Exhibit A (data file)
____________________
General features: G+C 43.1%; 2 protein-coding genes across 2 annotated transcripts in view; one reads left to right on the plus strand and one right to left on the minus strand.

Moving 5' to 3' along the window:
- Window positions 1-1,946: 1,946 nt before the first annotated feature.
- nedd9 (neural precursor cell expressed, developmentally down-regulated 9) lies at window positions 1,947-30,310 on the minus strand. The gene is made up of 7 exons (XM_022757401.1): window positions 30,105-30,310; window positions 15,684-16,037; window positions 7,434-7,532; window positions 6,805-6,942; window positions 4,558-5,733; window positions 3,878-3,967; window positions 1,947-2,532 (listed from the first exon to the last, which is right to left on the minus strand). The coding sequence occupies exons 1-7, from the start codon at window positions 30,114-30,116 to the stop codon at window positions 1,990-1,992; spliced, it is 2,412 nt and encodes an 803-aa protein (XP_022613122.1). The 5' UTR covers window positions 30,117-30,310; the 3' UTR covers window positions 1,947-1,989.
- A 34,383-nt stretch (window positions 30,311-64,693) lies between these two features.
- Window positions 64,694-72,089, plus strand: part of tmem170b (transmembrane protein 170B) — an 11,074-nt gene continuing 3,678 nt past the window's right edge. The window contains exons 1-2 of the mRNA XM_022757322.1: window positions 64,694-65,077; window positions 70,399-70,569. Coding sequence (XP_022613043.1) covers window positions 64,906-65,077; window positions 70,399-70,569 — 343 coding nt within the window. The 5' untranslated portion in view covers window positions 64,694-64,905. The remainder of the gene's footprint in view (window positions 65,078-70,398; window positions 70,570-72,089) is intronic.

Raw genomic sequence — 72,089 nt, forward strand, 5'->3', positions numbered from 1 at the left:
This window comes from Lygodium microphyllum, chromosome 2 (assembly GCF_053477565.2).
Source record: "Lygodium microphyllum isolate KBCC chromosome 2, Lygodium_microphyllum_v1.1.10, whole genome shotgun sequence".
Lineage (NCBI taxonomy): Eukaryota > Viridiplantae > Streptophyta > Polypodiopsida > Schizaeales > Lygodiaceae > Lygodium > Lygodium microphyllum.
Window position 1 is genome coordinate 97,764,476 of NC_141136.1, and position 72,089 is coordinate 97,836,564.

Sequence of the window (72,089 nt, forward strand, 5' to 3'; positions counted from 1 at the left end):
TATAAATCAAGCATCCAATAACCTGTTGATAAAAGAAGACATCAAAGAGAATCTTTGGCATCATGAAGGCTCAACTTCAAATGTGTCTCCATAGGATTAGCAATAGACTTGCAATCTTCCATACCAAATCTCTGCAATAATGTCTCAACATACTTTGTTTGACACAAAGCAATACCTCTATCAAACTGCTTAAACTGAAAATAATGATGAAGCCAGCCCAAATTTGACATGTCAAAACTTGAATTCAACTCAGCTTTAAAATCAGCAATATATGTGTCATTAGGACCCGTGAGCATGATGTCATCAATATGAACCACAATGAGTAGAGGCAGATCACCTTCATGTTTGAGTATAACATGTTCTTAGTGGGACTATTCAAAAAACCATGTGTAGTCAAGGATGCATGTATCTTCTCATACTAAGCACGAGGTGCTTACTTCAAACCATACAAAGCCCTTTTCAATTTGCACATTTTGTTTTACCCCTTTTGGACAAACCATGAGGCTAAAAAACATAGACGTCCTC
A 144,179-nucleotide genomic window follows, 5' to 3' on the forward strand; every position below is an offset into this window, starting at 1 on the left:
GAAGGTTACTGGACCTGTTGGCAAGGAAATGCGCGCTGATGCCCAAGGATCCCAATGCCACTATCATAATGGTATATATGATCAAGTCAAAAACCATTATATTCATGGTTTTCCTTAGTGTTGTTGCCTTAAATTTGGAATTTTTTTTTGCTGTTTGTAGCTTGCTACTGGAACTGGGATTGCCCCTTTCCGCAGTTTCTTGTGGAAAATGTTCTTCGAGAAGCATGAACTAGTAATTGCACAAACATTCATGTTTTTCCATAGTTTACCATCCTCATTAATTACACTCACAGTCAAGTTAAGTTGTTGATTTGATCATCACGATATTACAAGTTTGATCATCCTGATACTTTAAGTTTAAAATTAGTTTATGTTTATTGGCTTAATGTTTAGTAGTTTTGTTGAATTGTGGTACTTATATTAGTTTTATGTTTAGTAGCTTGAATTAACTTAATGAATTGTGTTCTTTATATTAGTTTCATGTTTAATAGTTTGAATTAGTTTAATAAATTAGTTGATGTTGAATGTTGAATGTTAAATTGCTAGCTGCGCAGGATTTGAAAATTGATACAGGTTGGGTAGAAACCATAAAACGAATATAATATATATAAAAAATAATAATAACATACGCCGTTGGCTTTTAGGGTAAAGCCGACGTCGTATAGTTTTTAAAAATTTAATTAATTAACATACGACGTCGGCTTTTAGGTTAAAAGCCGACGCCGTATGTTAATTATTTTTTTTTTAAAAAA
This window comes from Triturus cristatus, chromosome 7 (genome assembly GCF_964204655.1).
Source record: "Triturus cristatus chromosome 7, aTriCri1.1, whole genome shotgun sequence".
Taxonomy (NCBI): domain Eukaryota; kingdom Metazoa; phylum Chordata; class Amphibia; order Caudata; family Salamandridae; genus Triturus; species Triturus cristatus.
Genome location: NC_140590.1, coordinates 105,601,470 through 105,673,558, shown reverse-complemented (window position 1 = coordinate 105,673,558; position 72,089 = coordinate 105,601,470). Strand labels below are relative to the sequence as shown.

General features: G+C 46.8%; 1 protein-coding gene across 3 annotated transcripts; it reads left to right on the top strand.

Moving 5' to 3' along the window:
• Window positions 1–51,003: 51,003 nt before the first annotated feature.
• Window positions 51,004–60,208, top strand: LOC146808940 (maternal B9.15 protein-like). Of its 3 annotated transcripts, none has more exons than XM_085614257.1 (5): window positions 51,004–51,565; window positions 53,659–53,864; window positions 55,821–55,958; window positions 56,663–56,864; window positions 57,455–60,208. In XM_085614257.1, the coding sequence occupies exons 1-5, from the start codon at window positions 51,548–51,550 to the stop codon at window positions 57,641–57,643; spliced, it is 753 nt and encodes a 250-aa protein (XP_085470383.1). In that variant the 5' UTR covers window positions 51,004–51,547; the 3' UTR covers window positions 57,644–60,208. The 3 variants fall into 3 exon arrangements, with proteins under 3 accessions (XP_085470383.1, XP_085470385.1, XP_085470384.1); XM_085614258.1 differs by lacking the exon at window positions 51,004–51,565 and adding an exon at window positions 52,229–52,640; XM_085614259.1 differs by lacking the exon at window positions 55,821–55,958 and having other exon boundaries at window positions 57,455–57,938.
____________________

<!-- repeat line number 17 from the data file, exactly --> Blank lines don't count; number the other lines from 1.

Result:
Source record: "Triturus cristatus chromosome 7, aTriCri1.1, whole genome shotgun sequence".